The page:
Some of the most important questions in the coverage of poverty today are ones that begin with the word “why.” Why is there so much low-wage work in an economy that has been so strong? Why is there so much part-time work when people want and need full-time jobs? Why have so many former welfare recipients lost their food stamps and Medicaid? Why is the poverty line defined as $14,000 for a family of three? There are other important issues that journalists could also do a better job of tracking. What does it actually cost for a family to survive? And what does “survival” look like in terms of daily life? What approaches could be tried to respond to challenges raised by such questions?
When was the last time you read, viewed or heard a well reported story addressing these issues? Or read an article informing you that the poorest 10 percent of single mothers have lost income during the past four years because they have lost more in benefits than they have gained in earnings? Or seen a story in which a reporter explored ways in which states’ various policies have produced different outcomes? If a state uses private and/or faith-based contractors to deliver services, are they performing well? Are they adhering to constitutional obligations? And can journalists even get the kind of access to vital records that the public ought to expect from these private companies?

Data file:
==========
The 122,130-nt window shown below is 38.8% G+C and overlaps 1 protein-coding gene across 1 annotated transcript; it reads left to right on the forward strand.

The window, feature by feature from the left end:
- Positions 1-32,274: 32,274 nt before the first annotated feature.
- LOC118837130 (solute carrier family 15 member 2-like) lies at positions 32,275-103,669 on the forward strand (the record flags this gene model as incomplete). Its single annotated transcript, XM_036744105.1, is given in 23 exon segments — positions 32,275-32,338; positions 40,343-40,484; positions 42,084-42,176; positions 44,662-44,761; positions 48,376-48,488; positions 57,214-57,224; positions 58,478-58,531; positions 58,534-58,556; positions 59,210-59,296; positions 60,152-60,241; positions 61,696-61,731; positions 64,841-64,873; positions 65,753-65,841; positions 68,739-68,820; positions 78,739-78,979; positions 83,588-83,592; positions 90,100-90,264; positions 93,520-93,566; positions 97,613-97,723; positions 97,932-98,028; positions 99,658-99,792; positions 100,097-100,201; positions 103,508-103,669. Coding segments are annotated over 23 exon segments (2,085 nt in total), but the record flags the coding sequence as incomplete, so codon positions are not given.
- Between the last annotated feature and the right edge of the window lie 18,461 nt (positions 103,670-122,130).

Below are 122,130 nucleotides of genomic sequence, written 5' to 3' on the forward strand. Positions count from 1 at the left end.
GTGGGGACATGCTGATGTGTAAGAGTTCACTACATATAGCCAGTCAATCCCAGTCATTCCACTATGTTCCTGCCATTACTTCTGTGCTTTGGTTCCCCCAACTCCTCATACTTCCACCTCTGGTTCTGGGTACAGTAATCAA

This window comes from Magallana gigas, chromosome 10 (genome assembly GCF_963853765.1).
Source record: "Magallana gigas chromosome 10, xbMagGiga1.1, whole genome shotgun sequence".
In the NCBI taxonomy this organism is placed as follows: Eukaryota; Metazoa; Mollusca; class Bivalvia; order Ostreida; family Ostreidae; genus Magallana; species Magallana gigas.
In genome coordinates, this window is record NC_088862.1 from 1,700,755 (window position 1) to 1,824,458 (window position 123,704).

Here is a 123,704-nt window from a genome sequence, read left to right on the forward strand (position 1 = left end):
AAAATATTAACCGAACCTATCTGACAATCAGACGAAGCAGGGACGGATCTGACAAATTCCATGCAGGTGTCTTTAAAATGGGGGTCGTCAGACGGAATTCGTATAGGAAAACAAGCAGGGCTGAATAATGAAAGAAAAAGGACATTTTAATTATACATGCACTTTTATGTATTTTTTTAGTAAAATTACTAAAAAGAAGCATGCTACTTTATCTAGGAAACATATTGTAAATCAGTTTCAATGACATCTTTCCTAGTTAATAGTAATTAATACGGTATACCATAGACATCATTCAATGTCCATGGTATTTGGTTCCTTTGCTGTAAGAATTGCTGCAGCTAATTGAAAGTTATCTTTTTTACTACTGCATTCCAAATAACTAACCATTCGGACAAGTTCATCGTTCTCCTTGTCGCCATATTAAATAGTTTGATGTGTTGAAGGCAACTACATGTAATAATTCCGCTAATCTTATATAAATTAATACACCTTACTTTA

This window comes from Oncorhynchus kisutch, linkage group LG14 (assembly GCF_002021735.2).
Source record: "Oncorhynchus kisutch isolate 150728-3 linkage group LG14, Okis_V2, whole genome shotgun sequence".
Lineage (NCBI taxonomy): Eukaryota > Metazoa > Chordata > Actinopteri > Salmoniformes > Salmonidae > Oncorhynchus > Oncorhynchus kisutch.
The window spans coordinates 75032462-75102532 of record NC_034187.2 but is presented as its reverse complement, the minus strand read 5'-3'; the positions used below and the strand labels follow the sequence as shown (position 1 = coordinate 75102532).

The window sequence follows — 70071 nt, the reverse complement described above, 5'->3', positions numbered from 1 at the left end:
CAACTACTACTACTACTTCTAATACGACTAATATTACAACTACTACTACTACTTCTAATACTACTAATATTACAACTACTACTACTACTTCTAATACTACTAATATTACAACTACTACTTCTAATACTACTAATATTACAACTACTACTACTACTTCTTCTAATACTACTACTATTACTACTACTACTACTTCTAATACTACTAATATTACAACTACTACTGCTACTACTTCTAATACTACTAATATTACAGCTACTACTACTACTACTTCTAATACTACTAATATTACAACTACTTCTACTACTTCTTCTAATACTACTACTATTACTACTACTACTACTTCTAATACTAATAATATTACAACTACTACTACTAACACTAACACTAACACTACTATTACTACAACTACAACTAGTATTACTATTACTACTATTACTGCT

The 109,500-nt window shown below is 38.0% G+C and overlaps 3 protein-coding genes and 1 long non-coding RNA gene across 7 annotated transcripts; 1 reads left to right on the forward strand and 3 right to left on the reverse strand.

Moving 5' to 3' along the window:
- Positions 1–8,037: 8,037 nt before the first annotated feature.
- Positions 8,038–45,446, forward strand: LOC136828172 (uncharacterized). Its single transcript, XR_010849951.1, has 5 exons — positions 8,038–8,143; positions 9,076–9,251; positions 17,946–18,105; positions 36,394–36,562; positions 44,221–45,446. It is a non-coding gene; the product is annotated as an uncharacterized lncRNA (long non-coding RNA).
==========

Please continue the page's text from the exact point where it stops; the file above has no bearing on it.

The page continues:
These are stories waiting to be told, along with those that will help us understand more about what is about to happen as time limits take assistance away from large numbers of families. The list of possible stories goes on. How does poverty affect children? What does a single mother do about care for her children when her work hours are from four until midnight, a time when little child care is available? Or what does she do when her child is sick? Or if she has an infant and is required to go to work, what happens when she can not locate an affordable infant care slot?